Do You Want to Harvest Bee Pollen?
In the season of plenty, beekeepers enjoy harvesting a little bee pollen with a pollen trap.
Use care to avoid collecting too much bee pollen. A common suggestion is to only collect pollen every other day and only for a short time. Of course, I would only collect pollen from established colonies.
Choose a Common Bee Hive Style
Beehives are available in many configurations. When choosing among the many types of beehives, consider a hive style that is being using locally.
I do recommend standard Langstroth hives for beginners – but that is my opinion. Local beekeeper using the same type of hive will be your mentors.
Later you may try another type of hive such as a Top Bar hive. Each type of hive has fans and detractors (see its that opinion thing again).
Have Your Bee Equipment Ready Early
No matter which hive style you choose, don’t wait until the last minute. You will be sorry!
You need to get your equipment ready well in advance of bee arrival. If you wait until the last minute, expect shortages as the Spring bee season ramps up.
It is not uncommon for bee supply companies to have a 2 – 3 week delay in shipping. This is very frustrating when you have bees scheduled to arrive and no home for them.
If your bees are coming in April, have your equipment ready by late February or early March. Yes, it is that important. LOL
Choose the Best Hive Location You Have
Not everyone have the prefect spot to keep a beehive. However, some hive locations are worse than others.
Choose a location for your bee hives that is not too close to your house. Lots of sun, easy access, and not too close to play areas or public walks.
Spend some time thinking about what will be the best hive placement in your yard for the new bees. It will be time well spent.
Do You Need a Water Source For Bees?
Be sure that you never let your source run dry. Also, provide pebbles or something similar to create a shallow drinking area. You will be amazed at how easily bees drown.
Avoid the Beehive Race
Another good beekeeping tip – Read Closely – maybe twice. Do not judge the quality of the beekeeper by the number of hives they have.
Someone may own 100 beehives and yet be a poor beekeeper. Are the hives well managed ? Are the bees healthy ?
Does this beekeeper put little effort in his management program and have to refill most of the boxes each year ?
A smaller scale beekeeper with 10 hives may be a more effective beekeeper. Don’t be pulled into the race to be the beekeeper with the most hives.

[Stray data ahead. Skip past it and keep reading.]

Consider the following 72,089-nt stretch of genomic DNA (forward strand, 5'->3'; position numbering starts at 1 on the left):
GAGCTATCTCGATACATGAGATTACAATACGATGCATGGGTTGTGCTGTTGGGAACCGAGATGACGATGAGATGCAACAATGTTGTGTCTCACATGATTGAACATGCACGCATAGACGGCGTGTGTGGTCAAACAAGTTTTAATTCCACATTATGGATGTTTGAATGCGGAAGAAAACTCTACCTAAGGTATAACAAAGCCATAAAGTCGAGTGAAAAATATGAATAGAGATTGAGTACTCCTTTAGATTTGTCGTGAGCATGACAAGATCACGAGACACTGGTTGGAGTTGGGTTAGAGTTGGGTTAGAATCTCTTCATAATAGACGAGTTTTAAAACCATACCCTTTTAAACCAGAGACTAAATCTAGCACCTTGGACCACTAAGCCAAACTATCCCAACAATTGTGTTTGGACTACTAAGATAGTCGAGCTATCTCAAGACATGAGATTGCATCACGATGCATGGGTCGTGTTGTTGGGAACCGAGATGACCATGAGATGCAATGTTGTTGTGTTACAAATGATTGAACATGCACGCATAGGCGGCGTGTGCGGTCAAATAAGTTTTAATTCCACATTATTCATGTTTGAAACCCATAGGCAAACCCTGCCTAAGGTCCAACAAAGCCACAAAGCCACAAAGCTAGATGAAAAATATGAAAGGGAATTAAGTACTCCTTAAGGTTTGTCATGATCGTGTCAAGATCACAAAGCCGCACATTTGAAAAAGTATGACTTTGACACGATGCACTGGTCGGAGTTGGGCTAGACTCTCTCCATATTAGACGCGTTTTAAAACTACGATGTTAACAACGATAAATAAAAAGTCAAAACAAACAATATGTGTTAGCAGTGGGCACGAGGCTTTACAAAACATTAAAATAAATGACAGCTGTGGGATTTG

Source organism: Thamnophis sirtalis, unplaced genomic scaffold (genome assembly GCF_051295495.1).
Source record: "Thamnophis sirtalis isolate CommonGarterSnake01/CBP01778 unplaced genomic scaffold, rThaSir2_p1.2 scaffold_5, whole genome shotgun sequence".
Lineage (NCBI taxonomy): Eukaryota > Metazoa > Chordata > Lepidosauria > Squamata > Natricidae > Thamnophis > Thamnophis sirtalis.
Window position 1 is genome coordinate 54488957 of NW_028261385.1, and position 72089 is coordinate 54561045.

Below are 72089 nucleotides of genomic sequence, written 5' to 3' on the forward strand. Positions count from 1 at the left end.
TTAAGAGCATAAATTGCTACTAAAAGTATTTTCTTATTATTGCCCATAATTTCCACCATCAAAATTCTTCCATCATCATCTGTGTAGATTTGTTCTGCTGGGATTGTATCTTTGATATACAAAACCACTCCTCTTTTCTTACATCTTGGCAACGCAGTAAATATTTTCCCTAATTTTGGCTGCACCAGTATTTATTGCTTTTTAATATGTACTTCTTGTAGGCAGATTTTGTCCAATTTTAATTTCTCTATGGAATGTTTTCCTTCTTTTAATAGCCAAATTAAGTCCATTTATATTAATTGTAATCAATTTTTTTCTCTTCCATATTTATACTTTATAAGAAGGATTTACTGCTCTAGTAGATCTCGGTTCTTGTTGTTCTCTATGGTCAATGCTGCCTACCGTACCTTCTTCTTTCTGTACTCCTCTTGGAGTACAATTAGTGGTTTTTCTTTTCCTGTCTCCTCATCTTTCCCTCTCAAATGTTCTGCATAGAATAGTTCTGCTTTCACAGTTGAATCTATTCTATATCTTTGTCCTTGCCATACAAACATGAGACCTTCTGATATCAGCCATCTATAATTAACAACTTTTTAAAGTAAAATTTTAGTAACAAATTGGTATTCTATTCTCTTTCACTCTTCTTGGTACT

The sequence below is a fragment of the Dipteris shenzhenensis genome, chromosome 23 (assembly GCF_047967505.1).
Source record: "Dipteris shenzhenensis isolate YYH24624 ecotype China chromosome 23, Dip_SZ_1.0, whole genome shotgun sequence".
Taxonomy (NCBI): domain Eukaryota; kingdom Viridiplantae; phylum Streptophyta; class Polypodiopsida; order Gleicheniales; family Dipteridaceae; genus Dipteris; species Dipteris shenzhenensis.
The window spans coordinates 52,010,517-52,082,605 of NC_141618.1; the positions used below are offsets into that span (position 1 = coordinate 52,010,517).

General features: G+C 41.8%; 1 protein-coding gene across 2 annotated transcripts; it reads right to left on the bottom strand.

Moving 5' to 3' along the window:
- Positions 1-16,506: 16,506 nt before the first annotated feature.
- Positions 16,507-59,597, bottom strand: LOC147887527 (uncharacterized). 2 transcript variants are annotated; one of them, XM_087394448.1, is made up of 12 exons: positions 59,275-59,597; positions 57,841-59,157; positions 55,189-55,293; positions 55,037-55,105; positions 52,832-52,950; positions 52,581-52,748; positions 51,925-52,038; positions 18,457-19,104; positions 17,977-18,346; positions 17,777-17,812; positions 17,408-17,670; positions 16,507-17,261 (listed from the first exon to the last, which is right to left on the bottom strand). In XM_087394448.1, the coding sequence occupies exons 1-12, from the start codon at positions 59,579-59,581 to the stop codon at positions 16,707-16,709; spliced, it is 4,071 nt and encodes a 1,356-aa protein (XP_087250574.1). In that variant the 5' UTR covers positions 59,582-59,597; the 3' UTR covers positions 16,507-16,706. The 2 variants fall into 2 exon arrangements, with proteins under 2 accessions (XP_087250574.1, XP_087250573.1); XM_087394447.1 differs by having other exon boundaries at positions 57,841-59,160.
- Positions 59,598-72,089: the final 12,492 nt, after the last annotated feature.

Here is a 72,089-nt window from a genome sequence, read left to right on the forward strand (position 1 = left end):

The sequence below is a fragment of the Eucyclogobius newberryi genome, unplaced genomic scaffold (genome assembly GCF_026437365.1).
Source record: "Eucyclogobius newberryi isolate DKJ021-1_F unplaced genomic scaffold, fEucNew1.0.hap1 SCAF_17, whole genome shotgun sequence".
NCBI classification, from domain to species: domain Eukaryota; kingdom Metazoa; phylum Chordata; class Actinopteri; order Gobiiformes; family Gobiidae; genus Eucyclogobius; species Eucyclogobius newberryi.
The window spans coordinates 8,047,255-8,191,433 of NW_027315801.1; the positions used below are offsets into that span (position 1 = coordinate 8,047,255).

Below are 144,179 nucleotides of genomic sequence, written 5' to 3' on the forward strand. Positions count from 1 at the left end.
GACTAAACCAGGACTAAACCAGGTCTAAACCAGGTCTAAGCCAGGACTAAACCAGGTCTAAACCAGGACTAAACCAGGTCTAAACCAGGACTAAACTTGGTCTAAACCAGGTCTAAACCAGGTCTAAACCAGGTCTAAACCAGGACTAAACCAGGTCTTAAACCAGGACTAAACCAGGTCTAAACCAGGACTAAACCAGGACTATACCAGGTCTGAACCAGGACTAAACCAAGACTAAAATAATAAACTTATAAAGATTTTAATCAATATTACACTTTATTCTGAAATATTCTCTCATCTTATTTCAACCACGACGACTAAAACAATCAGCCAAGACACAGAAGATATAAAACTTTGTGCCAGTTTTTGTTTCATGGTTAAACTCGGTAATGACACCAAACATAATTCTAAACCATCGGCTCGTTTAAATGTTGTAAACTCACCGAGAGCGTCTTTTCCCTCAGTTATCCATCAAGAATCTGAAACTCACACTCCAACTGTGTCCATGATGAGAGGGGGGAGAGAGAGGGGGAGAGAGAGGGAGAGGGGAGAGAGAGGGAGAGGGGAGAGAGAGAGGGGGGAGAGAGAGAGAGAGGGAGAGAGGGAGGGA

Grow your apiary as you gain experience. It is a waste of money to start out with more hives than you can manage. It is also unfair to the bees that suffer and die.
Success is Not Guaranteed When Starting Beekeeping
Be prepared, beekeeping is hard work. A bountiful honey crop does not magically appear in the hive. Here in the South, summer beekeeping involves a lot of dirt and sweat.
Full boxes of honey are heavy. Several ingenious strategies have been developed to aid in the handing of heavy boxes. I personally could not manage without my ATV.
Some beekeepers are able to get their truck into the bee yard. Beehives, honey and sugar water are heavy.
Be Prepared For Some Beekeeping Failures
Not every hive will thrive and become productive. And, not every season will mean a big honey harvest.
Your first goal should be getting your honey bee colonies through their first winter. You will experience failure.
There may be beekeepers out there who say they never have hives die. Maybe, but I don’t believe it.
It is very sad to me when I have bees die. I take it personally and feel that I have failed the bees.
A true fact of beekeeping is that hives will fail sometimes. The best plan is to accept the loss, learn from it and move on.
We All Think We Are Right on Beekeeping Advice !
Understand that beekeeping is an opinionated industry. One of the most frustrating problems for “newbies” is the differing opinions they will receive.
It will be okay. Don’t give up. As you gain experience, you will develop a management plan that works with your location, climate, time schedule.
The great variety of conflicting advice will provide you with a lot of ideas and food for thought. You may decide to try some of them someday.
The Honey Harvest Will Come
Do not expect to harvest surplus honey your first year. I know this is hard to hear.
You have spent a lot of money getting everything you need. Put in hours assembling and painting equipment and sweated buckets in the July sun.
However, you must keep in mind that those bees have a lot of work to do before winter.
If you harvest honey in June and the bees do not have enough nectar to replace it, they will starve. This will depend on your climate and regional conditions.
Some beekeepers have a good honey harvest two times a year. Again, this is where local knowledge is so beneficial.
Final Word on Beekeeping Tips for Beginners
The best advice I can give to those wanting to know how to start beekeeping is to simply enjoy the bees.
The new beekeeper will experience highs and lows. Prepare yourself before bees arrive and continue to learn.
Don’t forget to check out my Online Beginners Beekeeping Class. It’s a great way to learn more on your own schedule.
Your successes should outweigh the challenges over time. The best beekeeping tip I can give you? Have fun.